Labor Day is over, and the majority of us are back in school. We are eager to welcome students to the start of a new year and want them to find the library a safe, welcoming environment. It’s so important that students and teachers feel this way about the library that the phrase is in many school library’s Mission Statement.  But are we doing everything we can to make it a reality?  Are we inadvertently doing things that create barriers to achieving this goal?

Let’s start with the term “environment.”  Some people say, “A safe, welcoming, space,” which is significant. The room needs to convey that atmosphere, greeting everyone who walks into the library.  As you enter your library this week, try to see your library with fresh eyes.  Walk in and look around. What do you see? What feelings does it communicate?  When I first walked into a library I was about to take over, I immediately noticed some old shelving stored on top of the high bookcases along the wall. Despite the library being summer-neat, those old shelves sent a message of disuse.

Libraries don’t have to be neat.  Good ones rarely are during the school year. But that kind of disorder conveys the feelings of activity with students and teachers exploring ideas and information for academic needs and personal interest.  The message you don’t want to send is one of dusty and musty, which is what the old shelving were saying.

What else does your library say to those entering?  I once visited an elementary school during the summer as part of a district-wide evaluation of the school library program.  The “rules” were neatly printed and posted on two different walls.  If I remember correctly every rule began with the word “No.”  And that was my reaction to the library – NO.  Even as an adult I felt unwelcome.

Your room may be safe and welcoming, but are your policies?  Too often we have set rules that are barriers for many students.  Just as you looked at your library with fresh eyes, you need to do the same for these rules. To make the library a safe, welcoming environment for all, rules (or guidelines) should preferably be developed with student input.  When reviewed with the incoming class, students should be asked whether they agree with the rules. What would they change? Add? When you do this, you give the students a stake in the library and the success of the program.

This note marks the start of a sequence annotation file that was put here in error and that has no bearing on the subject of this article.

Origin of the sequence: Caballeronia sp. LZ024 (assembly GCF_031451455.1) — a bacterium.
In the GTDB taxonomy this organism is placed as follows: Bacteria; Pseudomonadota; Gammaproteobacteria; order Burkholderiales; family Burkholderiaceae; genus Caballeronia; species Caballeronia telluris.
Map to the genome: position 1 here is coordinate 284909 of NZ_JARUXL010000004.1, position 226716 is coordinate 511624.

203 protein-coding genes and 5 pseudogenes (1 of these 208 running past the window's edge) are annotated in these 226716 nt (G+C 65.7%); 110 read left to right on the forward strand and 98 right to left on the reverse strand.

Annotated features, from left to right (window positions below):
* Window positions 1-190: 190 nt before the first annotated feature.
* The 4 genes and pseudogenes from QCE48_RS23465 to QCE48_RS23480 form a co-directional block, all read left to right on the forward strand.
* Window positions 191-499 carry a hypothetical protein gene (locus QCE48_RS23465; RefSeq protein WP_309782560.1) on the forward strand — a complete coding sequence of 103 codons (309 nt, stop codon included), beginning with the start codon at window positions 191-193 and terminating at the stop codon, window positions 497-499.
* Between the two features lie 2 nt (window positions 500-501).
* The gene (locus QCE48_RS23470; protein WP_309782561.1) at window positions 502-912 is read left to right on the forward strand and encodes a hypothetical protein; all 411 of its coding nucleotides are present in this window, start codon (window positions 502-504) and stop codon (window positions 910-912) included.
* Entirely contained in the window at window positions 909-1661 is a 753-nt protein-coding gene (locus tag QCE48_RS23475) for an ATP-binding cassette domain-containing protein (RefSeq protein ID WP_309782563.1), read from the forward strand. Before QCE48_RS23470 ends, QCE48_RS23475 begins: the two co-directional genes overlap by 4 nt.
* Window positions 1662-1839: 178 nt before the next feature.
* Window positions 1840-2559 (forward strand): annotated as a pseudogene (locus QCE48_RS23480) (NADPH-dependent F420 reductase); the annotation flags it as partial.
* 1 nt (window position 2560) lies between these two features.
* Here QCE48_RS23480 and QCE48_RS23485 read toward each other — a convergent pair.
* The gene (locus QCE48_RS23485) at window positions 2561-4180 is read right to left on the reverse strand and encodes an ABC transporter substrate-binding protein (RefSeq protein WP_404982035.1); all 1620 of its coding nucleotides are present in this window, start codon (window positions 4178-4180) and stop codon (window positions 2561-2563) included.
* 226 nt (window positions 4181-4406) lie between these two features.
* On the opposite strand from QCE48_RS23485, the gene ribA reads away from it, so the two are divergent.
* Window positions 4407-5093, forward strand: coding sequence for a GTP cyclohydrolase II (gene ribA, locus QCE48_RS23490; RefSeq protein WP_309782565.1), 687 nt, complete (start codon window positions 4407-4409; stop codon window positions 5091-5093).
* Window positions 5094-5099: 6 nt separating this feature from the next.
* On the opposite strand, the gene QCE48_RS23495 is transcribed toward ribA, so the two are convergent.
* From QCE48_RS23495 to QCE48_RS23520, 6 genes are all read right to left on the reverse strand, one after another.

Recently, a regional library system eliminated fines because these were a barrier for patrons.  Although a large percentage of your users don’t think twice about the minimal cost of fines, for some every penny counts.

Having to pay for lost or damaged books can keep students from using the library the way they should.  Yes, they should be responsible, but it’s better if you can find alternate ways for them to pay for these items and do it in a way that won’t cause them to feel embarrassed. Some libraries allow students to “work” off the cost by helping around the library.

Not allowing students to borrow a book if they have overdues detracts from the library being a safe, welcoming environment.  What is more important — reading or being responsible for what was borrowed?  So many external dynamics can make it difficult for students to bring back books in a timely way, whether that’s custody arrangements, homes that are in turmoil due to substance abuse, physical abuse or illness or any of a number of challenges that are impacting their success.

Which brings me to the issue of diversity in your collection.  Students need to see themselves in the books they read as well as see others who are different from themselves to engender empathy and understanding. We have become more alert to this issue and I am heartened to read of the ways librarians are working to ensure that their collections have books about different ethnics, lifestyles, and home conditions. It can be difficult to accomplish the desired level of variety in some districts, but it’s imperative that we do the best we can to add as many titles of this nature as possible. From books, I learned about rural life, single parenthood, and many other lifestyles far removed from my own world.  It helped me become a more tolerant, empathetic adult. Think about the people and situations you encountered in books long before you encountered them in the world. What can you bring to your students to give them a broader view of the world?

Don’t forget to address students with disabilities especially in the physical layout of your library.  How high is your circulation desk? Are there students who have difficulty accessing computer-based information.?  What changes can you make to address these challenges? Speak with a guidance counselor to get a good handle on issues your students are facing. Then assess your collection and library arrangement to determine what changes need to be made.  If money is a problem –and it usually is—look for grants to help.

Another way to support student connection is to display student-produced work throughout the year which shows you value them and the many varied contributions they make.  Collaborate with the art teacher to bring these projects into the library, rotating them monthly. You might consider having a bulletin board for student achievements whether it’s a sports’ team, academic competition, the drama club production, or student-participation in a community service event.

There are many big and small ways to create a library with a safe, welcoming environment for all, and when you do so you create a lifelong difference for your students and teachers.

ON LIBRARIES: An Ethical Question

As librarians, we are accustomed to celebrating many months.  February is African American History Month.  March is Women’s History Month. And April is School Library Month, Poetry Month, and Math Awareness Month.  I am sure you have displays for all them, just as you do for the holidays in November and December.